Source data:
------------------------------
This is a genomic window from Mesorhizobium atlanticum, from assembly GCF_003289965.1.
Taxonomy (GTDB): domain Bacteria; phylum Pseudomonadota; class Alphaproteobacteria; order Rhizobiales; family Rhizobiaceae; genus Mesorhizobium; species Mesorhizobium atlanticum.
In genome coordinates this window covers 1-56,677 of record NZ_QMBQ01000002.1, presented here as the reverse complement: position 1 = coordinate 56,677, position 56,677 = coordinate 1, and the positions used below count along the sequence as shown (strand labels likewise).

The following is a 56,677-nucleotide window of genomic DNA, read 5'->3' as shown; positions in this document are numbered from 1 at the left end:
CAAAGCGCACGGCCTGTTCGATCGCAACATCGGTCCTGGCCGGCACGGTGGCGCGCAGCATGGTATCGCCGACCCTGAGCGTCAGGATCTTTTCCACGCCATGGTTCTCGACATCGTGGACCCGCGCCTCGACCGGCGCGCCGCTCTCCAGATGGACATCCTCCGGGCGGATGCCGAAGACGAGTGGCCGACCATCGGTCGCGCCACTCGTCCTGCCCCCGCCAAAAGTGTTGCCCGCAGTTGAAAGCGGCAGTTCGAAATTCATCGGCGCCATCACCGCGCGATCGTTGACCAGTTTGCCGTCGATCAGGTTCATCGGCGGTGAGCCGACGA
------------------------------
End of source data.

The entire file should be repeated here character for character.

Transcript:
This is a genomic window from Mesorhizobium atlanticum, from assembly GCF_003289965.1.
Taxonomy (GTDB): domain Bacteria; phylum Pseudomonadota; class Alphaproteobacteria; order Rhizobiales; family Rhizobiaceae; genus Mesorhizobium; species Mesorhizobium atlanticum.
In genome coordinates this window covers 1-56,677 of record NZ_QMBQ01000002.1, presented here as the reverse complement: position 1 = coordinate 56,677, position 56,677 = coordinate 1, and the positions used below count along the sequence as shown (strand labels likewise).

The following is a 56,677-nucleotide window of genomic DNA, read 5'->3' as shown; positions in this document are numbered from 1 at the left end:
CAAAGCGCACGGCCTGTTCGATCGCAACATCGGTCCTGGCCGGCACGGTGGCGCGCAGCATGGTATCGCCGACCCTGAGCGTCAGGATCTTTTCCACGCCATGGTTCTCGACATCGTGGACCCGCGCCTCGACCGGCGCGCCGCTCTCCAGATGGACATCCTCCGGGCGGATGCCGAAGACGAGTGGCCGACCATCGGTCGCGCCACTCGTCCTGCCCCCGCCAAAAGTGTTGCCCGCAGTTGAAAGCGGCAGTTCGAAATTCATCGGCGCCATCACCGCGCGATCGTTGACCAGTTTGCCGTCGATCAGGTTCATCGGCGGTGAGCCGACGA